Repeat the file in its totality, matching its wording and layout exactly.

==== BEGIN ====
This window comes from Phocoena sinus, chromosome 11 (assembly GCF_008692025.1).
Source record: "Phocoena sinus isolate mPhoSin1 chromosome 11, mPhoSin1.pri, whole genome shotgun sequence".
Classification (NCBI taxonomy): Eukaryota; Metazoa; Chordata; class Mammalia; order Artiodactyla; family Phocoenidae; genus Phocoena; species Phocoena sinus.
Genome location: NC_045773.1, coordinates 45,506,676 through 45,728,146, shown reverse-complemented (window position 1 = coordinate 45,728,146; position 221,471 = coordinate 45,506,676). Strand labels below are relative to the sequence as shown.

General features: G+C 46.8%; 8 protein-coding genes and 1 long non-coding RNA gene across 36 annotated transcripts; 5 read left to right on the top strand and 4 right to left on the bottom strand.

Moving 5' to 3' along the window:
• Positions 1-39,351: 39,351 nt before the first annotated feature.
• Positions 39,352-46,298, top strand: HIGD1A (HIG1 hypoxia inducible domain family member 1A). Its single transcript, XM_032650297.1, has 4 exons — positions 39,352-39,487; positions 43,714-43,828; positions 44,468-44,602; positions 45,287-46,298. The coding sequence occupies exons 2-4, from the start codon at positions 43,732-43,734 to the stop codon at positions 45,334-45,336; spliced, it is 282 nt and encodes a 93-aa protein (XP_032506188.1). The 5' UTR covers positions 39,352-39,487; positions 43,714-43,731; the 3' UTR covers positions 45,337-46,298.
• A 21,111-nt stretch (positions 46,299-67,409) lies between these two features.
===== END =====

This window comes from Phocoena sinus, chromosome 11 (assembly GCF_008692025.1).
Source record: "Phocoena sinus isolate mPhoSin1 chromosome 11, mPhoSin1.pri, whole genome shotgun sequence".
Classification (NCBI taxonomy): Eukaryota; Metazoa; Chordata; class Mammalia; order Artiodactyla; family Phocoenidae; genus Phocoena; species Phocoena sinus.
Genome location: NC_045773.1, coordinates 45,506,676 through 45,728,146, shown reverse-complemented (window position 1 = coordinate 45,728,146; position 221,471 = coordinate 45,506,676). Strand labels below are relative to the sequence as shown.

General features: G+C 46.8%; 8 protein-coding genes and 1 long non-coding RNA gene across 36 annotated transcripts; 5 read left to right on the top strand and 4 right to left on the bottom strand.

Moving 5' to 3' along the window:
• Positions 1-39,351: 39,351 nt before the first annotated feature.
• Positions 39,352-46,298, top strand: HIGD1A (HIG1 hypoxia inducible domain family member 1A). Its single transcript, XM_032650297.1, has 4 exons — positions 39,352-39,487; positions 43,714-43,828; positions 44,468-44,602; positions 45,287-46,298. The coding sequence occupies exons 2-4, from the start codon at positions 43,732-43,734 to the stop codon at positions 45,334-45,336; spliced, it is 282 nt and encodes a 93-aa protein (XP_032506188.1). The 5' UTR covers positions 39,352-39,487; positions 43,714-43,731; the 3' UTR covers positions 45,337-46,298.
• A 21,111-nt stretch (positions 46,299-67,409) lies between these two features.